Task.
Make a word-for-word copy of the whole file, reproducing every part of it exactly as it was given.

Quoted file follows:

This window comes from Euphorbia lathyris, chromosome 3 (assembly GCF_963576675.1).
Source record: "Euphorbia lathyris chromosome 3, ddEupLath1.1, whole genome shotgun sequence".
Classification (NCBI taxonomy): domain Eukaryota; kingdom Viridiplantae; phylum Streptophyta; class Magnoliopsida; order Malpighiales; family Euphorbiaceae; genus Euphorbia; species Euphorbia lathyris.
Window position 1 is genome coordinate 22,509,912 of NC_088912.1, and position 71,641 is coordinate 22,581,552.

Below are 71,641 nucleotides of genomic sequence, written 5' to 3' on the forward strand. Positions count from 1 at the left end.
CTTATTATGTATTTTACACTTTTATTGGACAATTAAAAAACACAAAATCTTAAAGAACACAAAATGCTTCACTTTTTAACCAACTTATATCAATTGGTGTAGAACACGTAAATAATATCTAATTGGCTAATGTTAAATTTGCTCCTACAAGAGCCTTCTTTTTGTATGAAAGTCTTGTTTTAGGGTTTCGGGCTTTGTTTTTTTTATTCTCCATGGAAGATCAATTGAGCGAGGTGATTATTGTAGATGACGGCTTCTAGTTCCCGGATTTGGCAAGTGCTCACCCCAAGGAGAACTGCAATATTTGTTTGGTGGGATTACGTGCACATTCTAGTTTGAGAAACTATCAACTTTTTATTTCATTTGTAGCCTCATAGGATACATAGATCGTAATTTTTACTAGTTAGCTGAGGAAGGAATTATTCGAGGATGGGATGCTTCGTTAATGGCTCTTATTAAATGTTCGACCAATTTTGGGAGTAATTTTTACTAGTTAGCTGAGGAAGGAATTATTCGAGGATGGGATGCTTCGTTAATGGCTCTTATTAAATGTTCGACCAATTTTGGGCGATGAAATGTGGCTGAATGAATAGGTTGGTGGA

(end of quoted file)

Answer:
This window comes from Euphorbia lathyris, chromosome 3 (assembly GCF_963576675.1).
Source record: "Euphorbia lathyris chromosome 3, ddEupLath1.1, whole genome shotgun sequence".
Classification (NCBI taxonomy): domain Eukaryota; kingdom Viridiplantae; phylum Streptophyta; class Magnoliopsida; order Malpighiales; family Euphorbiaceae; genus Euphorbia; species Euphorbia lathyris.
Window position 1 is genome coordinate 22,509,912 of NC_088912.1, and position 71,641 is coordinate 22,581,552.

Below are 71,641 nucleotides of genomic sequence, written 5' to 3' on the forward strand. Positions count from 1 at the left end.
CTTATTATGTATTTTACACTTTTATTGGACAATTAAAAAACACAAAATCTTAAAGAACACAAAATGCTTCACTTTTTAACCAACTTATATCAATTGGTGTAGAACACGTAAATAATATCTAATTGGCTAATGTTAAATTTGCTCCTACAAGAGCCTTCTTTTTGTATGAAAGTCTTGTTTTAGGGTTTCGGGCTTTGTTTTTTTTATTCTCCATGGAAGATCAATTGAGCGAGGTGATTATTGTAGATGACGGCTTCTAGTTCCCGGATTTGGCAAGTGCTCACCCCAAGGAGAACTGCAATATTTGTTTGGTGGGATTACGTGCACATTCTAGTTTGAGAAACTATCAACTTTTTATTTCATTTGTAGCCTCATAGGATACATAGATCGTAATTTTTACTAGTTAGCTGAGGAAGGAATTATTCGAGGATGGGATGCTTCGTTAATGGCTCTTATTAAATGTTCGACCAATTTTGGGAGTAATTTTTACTAGTTAGCTGAGGAAGGAATTATTCGAGGATGGGATGCTTCGTTAATGGCTCTTATTAAATGTTCGACCAATTTTGGGCGATGAAATGTGGCTGAATGAATAGGTTGGTGGA